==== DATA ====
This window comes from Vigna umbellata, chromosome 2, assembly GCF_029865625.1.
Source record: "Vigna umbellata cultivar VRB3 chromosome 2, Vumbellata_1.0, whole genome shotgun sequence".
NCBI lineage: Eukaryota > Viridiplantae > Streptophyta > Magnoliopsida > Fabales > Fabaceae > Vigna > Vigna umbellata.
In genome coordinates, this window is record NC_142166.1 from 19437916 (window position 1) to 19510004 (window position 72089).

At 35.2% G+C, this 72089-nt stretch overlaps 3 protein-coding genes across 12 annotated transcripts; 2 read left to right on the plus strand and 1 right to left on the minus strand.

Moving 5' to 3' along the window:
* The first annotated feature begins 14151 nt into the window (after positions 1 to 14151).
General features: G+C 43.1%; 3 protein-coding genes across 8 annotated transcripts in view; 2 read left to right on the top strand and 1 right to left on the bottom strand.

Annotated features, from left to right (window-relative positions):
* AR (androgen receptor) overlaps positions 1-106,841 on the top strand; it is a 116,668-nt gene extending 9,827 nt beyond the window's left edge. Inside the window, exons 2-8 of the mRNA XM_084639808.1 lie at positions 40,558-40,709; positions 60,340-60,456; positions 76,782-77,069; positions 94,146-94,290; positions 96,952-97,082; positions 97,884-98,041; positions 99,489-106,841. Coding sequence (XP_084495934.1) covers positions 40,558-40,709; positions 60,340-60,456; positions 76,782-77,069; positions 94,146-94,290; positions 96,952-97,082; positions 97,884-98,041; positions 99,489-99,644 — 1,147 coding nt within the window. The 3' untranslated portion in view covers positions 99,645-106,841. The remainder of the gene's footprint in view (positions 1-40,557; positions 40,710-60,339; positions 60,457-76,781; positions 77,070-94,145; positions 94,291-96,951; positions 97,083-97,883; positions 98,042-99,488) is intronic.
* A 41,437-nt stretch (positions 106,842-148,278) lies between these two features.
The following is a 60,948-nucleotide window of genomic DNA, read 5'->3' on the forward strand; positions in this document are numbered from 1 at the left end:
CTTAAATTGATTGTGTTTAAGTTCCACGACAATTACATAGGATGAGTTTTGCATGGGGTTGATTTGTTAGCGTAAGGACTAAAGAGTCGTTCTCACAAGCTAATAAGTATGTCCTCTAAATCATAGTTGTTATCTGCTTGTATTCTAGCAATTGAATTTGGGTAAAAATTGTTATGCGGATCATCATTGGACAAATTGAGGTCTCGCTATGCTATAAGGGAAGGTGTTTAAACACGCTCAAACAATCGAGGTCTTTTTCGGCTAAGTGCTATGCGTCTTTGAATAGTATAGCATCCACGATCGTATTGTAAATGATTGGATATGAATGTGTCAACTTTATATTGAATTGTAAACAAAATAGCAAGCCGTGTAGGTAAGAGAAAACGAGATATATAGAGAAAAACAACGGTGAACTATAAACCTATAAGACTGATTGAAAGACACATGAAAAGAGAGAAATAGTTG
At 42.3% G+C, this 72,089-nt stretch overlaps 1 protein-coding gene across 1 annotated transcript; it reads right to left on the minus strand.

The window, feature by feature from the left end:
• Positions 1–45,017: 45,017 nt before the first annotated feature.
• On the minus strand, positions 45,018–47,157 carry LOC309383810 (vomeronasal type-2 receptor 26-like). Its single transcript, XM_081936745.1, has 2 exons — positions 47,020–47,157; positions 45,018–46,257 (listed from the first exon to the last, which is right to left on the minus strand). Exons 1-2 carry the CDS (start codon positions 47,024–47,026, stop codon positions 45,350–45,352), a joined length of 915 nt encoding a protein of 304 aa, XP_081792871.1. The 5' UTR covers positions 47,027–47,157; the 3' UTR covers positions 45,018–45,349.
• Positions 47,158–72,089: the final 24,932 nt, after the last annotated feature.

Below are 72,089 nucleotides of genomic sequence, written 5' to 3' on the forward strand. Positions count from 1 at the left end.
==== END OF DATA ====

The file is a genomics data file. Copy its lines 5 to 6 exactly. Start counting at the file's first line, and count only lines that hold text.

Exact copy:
At 35.2% G+C, this 72089-nt stretch overlaps 3 protein-coding genes across 12 annotated transcripts; 2 read left to right on the plus strand and 1 right to left on the minus strand.

Moving 5' to 3' along the window: